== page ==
Walter C. Dittmer
Walter C. Dittmer, a native Iowan, was born.in Elkader, Iowa, Feb. 14, 1890. His father was a well known citizen and an earnest and worthy endeavor to give to the world the best that was in him marked the course of his life. He was born on the 19th of January, 1858, in Hamburg, Germany, the son of Peter and Magdalena Dittmer. When a boy of three years he came with his parents to America and settled in Clayton county. After the family had lived several years near Communia, they purchased a farm in Cox Creek township, which is now owned by Herman Dittmer, with whom the aged mother makes her home. When a young man Martin Dittmer came to Elkader and engaged in the lumber business with his brother-in-law, Jacob Stemmer. About 1896 they disposed of this business and started in the implement business under the title of Stemmer & Dittmer. Later Mr. Dittmer bought his partner's interest and took into partnership Mr. Stallmen, under the firm name of Dittmer & Stallman. In 1911 Walter Dittmer was taken into the firm and an automobile agency was added to the business, dealing in the Studebaker and Velie machines, and meeting with a splendid measure of success. On September 14th, 1881, Martin Dittmer was united in matrimony with Katherine Dohrer of Clayton county, and they were the parents of three children: Walter, 26 years of age; Florence, who died when 5 years of age, and Roy, 16 years. Martin Dittmer took an active interest in the affairs of the community, and for seven years, from 1904 to 1911, was sheriff of Clayton county, in which capacity he served the people faithfully and conscientiously. He was a member of the school board at the time of his death, which occurred November 14, 1914. The funeral services were conducted by Elkader Lodge, No. 72, A. F. and A. M., of which he was an esteemed member. The Register & Argus, under date of November 19, 1914, said, "The great man of Elkader has fallen; the good man "has been called from out of our midst. A shadow of gloom is cast not only on home and family but over our entire community. Not that death is unfamiliar to our minds, for every day death is exerting his solemn power upon the race of man, but there are instances where it is impressed more vividly on our minds and where it calls forth a pro founder sentiment of sorrow. This is true today when we stand with bowed heads and throbbing hearts beside the last earthly remains of a beloved husband, father, brother, son, relative, friend and citizen, Martin Dittmer."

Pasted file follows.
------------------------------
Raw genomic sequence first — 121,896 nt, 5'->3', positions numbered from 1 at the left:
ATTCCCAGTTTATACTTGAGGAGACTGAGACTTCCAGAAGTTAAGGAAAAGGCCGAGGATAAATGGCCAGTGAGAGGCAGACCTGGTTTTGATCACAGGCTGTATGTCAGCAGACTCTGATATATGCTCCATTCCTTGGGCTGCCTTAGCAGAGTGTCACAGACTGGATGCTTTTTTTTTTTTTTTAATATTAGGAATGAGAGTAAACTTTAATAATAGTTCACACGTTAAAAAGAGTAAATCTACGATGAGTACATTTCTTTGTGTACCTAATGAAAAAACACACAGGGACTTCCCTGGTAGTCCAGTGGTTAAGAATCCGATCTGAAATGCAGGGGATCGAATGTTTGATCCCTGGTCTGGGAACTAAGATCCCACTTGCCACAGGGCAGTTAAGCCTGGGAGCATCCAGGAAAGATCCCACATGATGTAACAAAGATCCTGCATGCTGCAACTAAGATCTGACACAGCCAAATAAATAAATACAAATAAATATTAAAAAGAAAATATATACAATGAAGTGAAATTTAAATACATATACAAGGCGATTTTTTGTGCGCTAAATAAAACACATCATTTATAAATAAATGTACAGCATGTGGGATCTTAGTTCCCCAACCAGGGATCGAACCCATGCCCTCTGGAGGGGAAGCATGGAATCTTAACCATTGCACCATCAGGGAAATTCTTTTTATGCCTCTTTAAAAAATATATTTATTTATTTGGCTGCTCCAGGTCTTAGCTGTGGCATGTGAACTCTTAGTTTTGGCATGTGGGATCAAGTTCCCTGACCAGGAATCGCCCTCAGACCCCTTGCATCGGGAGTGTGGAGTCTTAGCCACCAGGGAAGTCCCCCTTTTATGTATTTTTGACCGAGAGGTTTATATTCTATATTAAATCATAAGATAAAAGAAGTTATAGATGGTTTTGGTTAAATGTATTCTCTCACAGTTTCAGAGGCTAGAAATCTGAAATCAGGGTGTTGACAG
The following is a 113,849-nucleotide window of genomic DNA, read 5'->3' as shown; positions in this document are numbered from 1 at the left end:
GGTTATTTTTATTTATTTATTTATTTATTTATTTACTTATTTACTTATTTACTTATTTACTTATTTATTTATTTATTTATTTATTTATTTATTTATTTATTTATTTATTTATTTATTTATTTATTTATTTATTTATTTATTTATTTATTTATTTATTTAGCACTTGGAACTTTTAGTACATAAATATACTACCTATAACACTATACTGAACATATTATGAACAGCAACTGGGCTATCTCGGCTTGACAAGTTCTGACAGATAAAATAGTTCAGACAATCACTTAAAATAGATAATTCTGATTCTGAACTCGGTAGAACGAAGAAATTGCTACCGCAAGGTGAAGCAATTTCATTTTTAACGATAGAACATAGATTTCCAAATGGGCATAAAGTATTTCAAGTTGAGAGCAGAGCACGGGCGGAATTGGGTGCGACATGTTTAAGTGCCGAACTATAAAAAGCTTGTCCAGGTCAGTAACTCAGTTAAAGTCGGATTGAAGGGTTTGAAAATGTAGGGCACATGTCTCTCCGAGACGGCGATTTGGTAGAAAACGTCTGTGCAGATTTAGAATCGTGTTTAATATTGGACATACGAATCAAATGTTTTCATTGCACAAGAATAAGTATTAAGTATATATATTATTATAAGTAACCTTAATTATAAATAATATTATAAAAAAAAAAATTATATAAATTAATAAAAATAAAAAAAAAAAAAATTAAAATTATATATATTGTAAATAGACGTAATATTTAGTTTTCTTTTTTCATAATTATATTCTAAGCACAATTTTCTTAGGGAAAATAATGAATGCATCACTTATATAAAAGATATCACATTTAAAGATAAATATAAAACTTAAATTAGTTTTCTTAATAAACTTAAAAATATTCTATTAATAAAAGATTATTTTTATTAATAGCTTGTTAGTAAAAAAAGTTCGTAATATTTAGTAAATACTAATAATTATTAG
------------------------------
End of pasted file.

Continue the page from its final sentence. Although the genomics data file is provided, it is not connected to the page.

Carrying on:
source: History of Clayton
County, Iowa; From The Earliest Historical Times Down to
the Present; by Realto E. Price, Vol. II; page 91-92
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